Kim Moody, On New Terrain: how capital reshaped the battleground of class war, Chicago, Haymarket Press, 2017, US$18; reviewed by Guy Miller
On November 8, 1954, US (Republican Party) President Dwight Eisenhower wrote:
“Should any political party attempt to abolish Social Security, unemployment insurance, and eliminate labor laws and farm programs, you would not hear of that party again in our political history. There is a tiny splinter group, of course, that believes you can do these things. . . their numbers are negligible, and they are stupid.”
On August 3, 2018, the headline on the New York Times front page blared: “The Downside of Apple’s $1 Trillion Valuation: Income Inequality May Grow as Mega-Firms Dominate Economy.”
How we got from November, 1954 to August, 2018 is the story Kim Moody’s book, On New Terrain, tells well, and in great detail.
The Old Terrain
After being discharged from the U.S. Army, I entered the blue-collar work force in late 1967. My fellow workers and I started with the basic assumption that decent-paying jobs were our birthright. We also believed that our standard of living would always be on an unending upward trajectory.
Jobs were plentiful. Quit your job during the lunch hour and there was a chance you would have a new one that afternoon. We were a mixed demographic of Vietnam era veterans, young black nationalists, counter culture youth, and older workers with the victories of the rise of the CIO still imprinted in our memory banks.
Fifteen-minute coffee breaks routinely stretched to 25 minutes, a half-hour lunch meant 45 minutes away from work. Assembly line moving too fast? Simple solution: stop it by any means necessary. Two-day weekends often ballooned into three days, thanks to the “bridge”, that is, calling off work on Fridays or Mondays. With or without a union, we called the shots, or at least many of them. It was almost too good to last, and it didn’t.
As the war in Vietnam began to wind down, the American capitalist class saw itself besieged on several fronts: social, economic, and political being the most pressing. The all-important rate of profit began to fall and, at the same time, inflation began to eat away at actual quarterly earnings. The ruling class realised it was in trouble. The 1971 Powell Memorandum was, perhaps, its seminal call to arms.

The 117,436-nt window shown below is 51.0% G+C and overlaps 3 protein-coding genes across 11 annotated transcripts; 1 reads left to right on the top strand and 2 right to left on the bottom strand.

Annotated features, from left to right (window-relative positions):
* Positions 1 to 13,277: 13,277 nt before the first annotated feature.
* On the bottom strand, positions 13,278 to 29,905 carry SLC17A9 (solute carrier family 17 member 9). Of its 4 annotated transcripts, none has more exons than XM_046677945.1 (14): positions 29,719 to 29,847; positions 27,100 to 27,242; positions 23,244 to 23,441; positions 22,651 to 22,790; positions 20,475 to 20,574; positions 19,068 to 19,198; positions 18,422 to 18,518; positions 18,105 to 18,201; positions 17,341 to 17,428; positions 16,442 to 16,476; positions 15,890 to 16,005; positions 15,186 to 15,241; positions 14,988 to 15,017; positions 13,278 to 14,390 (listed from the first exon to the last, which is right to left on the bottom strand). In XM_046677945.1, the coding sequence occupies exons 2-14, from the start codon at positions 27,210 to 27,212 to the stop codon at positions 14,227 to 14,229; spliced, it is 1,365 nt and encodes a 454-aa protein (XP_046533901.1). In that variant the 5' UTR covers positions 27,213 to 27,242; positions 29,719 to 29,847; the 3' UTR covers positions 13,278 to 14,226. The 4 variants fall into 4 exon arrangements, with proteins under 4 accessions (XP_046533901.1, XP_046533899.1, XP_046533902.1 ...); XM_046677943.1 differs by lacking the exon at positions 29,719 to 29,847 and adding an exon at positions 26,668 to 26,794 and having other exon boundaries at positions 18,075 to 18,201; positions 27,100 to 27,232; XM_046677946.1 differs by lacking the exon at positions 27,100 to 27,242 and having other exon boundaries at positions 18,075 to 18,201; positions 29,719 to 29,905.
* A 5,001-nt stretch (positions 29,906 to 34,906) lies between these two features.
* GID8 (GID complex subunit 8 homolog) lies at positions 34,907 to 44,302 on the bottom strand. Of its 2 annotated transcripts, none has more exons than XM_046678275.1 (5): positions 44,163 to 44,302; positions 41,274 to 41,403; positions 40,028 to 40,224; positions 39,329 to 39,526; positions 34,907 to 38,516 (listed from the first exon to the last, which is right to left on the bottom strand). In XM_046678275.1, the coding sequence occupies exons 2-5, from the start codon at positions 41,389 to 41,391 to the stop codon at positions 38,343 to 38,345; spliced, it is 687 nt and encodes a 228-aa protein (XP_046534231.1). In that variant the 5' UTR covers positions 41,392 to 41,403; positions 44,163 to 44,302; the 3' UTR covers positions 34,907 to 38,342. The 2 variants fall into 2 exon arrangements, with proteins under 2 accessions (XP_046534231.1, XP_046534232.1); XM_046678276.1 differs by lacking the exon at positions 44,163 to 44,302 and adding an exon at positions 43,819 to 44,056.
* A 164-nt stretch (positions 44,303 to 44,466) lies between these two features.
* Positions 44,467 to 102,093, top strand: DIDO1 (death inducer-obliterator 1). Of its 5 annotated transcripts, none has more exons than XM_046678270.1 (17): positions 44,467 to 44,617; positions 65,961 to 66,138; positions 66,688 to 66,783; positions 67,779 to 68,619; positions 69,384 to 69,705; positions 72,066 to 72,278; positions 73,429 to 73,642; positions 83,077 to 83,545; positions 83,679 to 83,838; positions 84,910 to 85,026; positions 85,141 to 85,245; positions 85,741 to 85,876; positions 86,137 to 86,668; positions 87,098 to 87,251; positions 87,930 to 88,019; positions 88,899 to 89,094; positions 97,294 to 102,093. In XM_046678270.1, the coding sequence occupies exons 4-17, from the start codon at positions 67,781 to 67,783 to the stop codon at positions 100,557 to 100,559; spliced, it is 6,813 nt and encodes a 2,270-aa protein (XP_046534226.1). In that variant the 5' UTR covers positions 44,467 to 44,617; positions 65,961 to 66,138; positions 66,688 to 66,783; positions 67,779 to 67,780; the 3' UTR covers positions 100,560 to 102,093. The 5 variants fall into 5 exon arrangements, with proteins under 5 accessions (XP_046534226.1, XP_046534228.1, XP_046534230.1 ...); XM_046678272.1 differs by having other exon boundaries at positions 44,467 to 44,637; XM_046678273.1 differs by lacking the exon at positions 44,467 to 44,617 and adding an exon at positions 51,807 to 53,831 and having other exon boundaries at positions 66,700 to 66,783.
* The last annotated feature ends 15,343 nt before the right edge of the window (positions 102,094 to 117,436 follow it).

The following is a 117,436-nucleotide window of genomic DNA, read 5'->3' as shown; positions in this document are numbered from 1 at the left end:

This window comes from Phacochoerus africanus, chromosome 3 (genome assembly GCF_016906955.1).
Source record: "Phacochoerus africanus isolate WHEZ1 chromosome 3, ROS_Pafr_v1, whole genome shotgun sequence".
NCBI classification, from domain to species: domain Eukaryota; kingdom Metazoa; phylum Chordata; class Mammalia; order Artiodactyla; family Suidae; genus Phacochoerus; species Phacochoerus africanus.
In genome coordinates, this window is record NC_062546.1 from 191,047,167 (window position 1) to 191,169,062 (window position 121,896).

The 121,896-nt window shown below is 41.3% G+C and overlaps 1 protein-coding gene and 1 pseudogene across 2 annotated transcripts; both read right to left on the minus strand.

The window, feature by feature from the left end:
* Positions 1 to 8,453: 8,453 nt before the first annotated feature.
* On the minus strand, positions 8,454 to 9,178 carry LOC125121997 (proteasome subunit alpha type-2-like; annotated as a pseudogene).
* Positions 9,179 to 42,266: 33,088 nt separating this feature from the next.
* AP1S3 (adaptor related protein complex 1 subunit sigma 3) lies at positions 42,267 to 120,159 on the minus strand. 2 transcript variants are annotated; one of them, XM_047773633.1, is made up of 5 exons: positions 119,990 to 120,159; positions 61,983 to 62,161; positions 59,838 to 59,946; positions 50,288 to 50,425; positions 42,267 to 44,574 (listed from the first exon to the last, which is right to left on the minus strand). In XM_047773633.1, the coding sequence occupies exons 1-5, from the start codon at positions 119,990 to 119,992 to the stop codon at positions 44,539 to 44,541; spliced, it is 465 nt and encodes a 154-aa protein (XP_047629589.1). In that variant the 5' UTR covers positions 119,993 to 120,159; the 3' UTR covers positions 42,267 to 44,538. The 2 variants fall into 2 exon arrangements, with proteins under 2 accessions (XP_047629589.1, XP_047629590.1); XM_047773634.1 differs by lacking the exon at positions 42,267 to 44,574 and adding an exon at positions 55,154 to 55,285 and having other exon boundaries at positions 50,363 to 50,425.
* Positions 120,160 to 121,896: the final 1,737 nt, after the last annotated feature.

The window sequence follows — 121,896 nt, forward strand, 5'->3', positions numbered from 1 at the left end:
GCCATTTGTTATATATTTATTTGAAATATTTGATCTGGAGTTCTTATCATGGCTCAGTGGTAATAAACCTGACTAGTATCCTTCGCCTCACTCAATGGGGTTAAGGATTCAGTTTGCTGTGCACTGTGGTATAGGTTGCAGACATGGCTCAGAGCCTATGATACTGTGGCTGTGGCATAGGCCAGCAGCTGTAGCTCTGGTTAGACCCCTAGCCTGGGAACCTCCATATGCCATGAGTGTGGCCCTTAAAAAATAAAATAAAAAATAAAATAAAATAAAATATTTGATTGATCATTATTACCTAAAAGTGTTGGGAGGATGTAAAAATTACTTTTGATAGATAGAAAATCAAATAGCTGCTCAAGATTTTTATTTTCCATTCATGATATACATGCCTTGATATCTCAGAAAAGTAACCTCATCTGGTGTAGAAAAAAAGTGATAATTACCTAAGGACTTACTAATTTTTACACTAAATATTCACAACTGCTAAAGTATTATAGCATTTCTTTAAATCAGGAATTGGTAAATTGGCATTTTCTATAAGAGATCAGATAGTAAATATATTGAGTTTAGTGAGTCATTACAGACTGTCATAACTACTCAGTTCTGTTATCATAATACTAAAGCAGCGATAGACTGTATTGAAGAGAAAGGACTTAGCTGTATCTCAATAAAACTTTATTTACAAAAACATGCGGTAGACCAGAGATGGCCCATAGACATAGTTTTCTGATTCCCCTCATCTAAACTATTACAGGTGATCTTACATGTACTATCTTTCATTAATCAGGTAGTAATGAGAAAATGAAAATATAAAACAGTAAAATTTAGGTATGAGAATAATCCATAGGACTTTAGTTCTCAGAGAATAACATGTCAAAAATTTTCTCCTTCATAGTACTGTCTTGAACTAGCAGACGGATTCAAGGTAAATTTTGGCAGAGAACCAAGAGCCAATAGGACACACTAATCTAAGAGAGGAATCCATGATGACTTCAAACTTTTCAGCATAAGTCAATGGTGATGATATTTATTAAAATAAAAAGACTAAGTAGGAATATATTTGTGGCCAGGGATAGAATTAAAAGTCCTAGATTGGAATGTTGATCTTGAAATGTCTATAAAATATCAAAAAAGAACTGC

Powell, a former attorney for big tobacco and a future Supreme Court Justice, wrote a blistering memo to the U.S. Chamber of Commerce outlining the steps needed for big business to turn the situation around. He called on it to “circle the wagons” and mount a counter-offensive against the then resurgent working class.
The late 1960s and early 1970s were characterised by major strikes and other work actions. Kim Moody points out that time issues were often at the root of these disputes. Here is how he puts it:
“This was the era of rank and file rebellion in which blue collar workers, bent on the offensive against their bosses, and often their union leaders as well, in a fight against speed up, deteriorating working conditions, and real wages.”
The counter-offensive of management proceeded, at first ,by fits and starts, and later by full-blown assault. The early introduction of Japanese production methods (kaizen and Six Sigma) first saw the era of “soft cop” tactics. These tactics included “Quality Circles” or, as on my railroad job, “TQIS,” or the “Total Quality Improvement System”. These were attempts to get workers to self-police, and often work as a “team” in completion with other “teams”. However, by the early 1980s the velvet glove was off and the iron fist began to make its appearance in the workplace.
A New Continent in Formation
By 1973 right-wing lobbying firms and think tanks began to litter the Washington landscape. In 1973 the Business Roundtable came into existence. It was to become the spearhead of aggressive capitalism in Washington D.C. Also tracing its roots to 1973 were The Heritage Foundation and the Cato Institute, think tanks dedicated to waging class war in favour of the rich and powerful. The Koch Brothers, Charles and David (1), began to pump big money into ALEC (the American Legislative Exchange Council) that same year. ALEC focused on the previously-neglected state governments in fostering a neo-liberal agenda. Going on the attack state-wide to institute pro-business reforms exposed the soft underbelly of rules and regulations .
By 1973 it was clear that Eisenhower’s “negligible” minority was on the ascendancy.
The Volcker Recession of 1979 was a game changer. Appointed Chairman of the powerful Federal Reserve Board by Democratic President Jimmy Carter, Paul Volcker had one goal: end inflation. And he had one way to accomplish this goal: bring the American working class to heel(2). To that end he ratcheted up interest rates to record highs, and made the economy grind to a halt. He kept a list of upcoming union contracts and made sure that workers did not get the raises they expected. He literally kept a list of these contracts in his suit pocket and checked them off one by one!
The second punch in a one-two combination was delivered shortly after by Republican President Ronald Reagan when he broke the PATCO (Air Traffic Controllers) strike of 1981. Now, the American working class was on the ropes, and ripe for big changes at the point of production.
The first phase of the new offensive by management was around the question of time. The old adage that time was money became the rallying cry of the bosses.
The amount of work per minute was redefined. The old American standard, set in the Detroit-dominated automobile assembly plants, had been 45 to 52 seconds per minute of work on the assembly line. The new standard, imported from Japan, was the Toyota based 57 seconds per minute.